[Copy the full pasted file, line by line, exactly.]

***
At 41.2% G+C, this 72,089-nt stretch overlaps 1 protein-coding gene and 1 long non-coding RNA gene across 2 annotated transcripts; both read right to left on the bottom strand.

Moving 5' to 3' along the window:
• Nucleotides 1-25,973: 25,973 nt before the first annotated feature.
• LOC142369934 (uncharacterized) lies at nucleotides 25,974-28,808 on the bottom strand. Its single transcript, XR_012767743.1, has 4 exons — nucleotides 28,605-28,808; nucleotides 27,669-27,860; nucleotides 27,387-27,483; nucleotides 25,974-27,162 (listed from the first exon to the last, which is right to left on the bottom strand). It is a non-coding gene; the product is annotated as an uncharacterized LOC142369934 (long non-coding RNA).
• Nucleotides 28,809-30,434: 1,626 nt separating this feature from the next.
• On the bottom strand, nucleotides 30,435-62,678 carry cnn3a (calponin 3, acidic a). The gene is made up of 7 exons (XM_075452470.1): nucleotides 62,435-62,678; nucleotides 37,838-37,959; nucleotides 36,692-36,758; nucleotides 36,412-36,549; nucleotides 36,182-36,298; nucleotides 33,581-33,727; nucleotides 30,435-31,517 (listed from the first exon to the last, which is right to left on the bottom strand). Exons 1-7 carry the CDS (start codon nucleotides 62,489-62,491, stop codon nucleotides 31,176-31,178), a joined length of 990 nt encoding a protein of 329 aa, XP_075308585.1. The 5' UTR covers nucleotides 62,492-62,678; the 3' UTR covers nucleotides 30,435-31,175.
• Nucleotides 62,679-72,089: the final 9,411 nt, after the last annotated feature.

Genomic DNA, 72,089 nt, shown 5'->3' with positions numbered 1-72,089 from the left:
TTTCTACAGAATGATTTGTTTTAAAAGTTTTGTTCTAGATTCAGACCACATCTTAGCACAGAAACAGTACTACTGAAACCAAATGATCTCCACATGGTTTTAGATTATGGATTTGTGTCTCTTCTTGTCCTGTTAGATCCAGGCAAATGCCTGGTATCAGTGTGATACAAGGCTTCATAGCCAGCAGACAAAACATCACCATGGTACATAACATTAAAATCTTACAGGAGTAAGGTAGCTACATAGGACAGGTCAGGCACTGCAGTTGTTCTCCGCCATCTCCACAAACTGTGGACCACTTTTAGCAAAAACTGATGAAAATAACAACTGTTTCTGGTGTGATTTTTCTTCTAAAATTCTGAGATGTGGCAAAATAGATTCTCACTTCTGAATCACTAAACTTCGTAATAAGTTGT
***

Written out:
At 41.2% G+C, this 72,089-nt stretch overlaps 1 protein-coding gene and 1 long non-coding RNA gene across 2 annotated transcripts; both read right to left on the bottom strand.

Moving 5' to 3' along the window:
• Nucleotides 1-25,973: 25,973 nt before the first annotated feature.
• LOC142369934 (uncharacterized) lies at nucleotides 25,974-28,808 on the bottom strand. Its single transcript, XR_012767743.1, has 4 exons — nucleotides 28,605-28,808; nucleotides 27,669-27,860; nucleotides 27,387-27,483; nucleotides 25,974-27,162 (listed from the first exon to the last, which is right to left on the bottom strand). It is a non-coding gene; the product is annotated as an uncharacterized LOC142369934 (long non-coding RNA).
• Nucleotides 28,809-30,434: 1,626 nt separating this feature from the next.
• On the bottom strand, nucleotides 30,435-62,678 carry cnn3a (calponin 3, acidic a). The gene is made up of 7 exons (XM_075452470.1): nucleotides 62,435-62,678; nucleotides 37,838-37,959; nucleotides 36,692-36,758; nucleotides 36,412-36,549; nucleotides 36,182-36,298; nucleotides 33,581-33,727; nucleotides 30,435-31,517 (listed from the first exon to the last, which is right to left on the bottom strand). Exons 1-7 carry the CDS (start codon nucleotides 62,489-62,491, stop codon nucleotides 31,176-31,178), a joined length of 990 nt encoding a protein of 329 aa, XP_075308585.1. The 5' UTR covers nucleotides 62,492-62,678; the 3' UTR covers nucleotides 30,435-31,175.
• Nucleotides 62,679-72,089: the final 9,411 nt, after the last annotated feature.

Genomic DNA, 72,089 nt, shown 5'->3' with positions numbered 1-72,089 from the left:
TTTCTACAGAATGATTTGTTTTAAAAGTTTTGTTCTAGATTCAGACCACATCTTAGCACAGAAACAGTACTACTGAAACCAAATGATCTCCACATGGTTTTAGATTATGGATTTGTGTCTCTTCTTGTCCTGTTAGATCCAGGCAAATGCCTGGTATCAGTGTGATACAAGGCTTCATAGCCAGCAGACAAAACATCACCATGGTACATAACATTAAAATCTTACAGGAGTAAGGTAGCTACATAGGACAGGTCAGGCACTGCAGTTGTTCTCCGCCATCTCCACAAACTGTGGACCACTTTTAGCAAAAACTGATGAAAATAACAACTGTTTCTGGTGTGATTTTTCTTCTAAAATTCTGAGATGTGGCAAAATAGATTCTCACTTCTGAATCACTAAACTTCGTAATAAGTTGT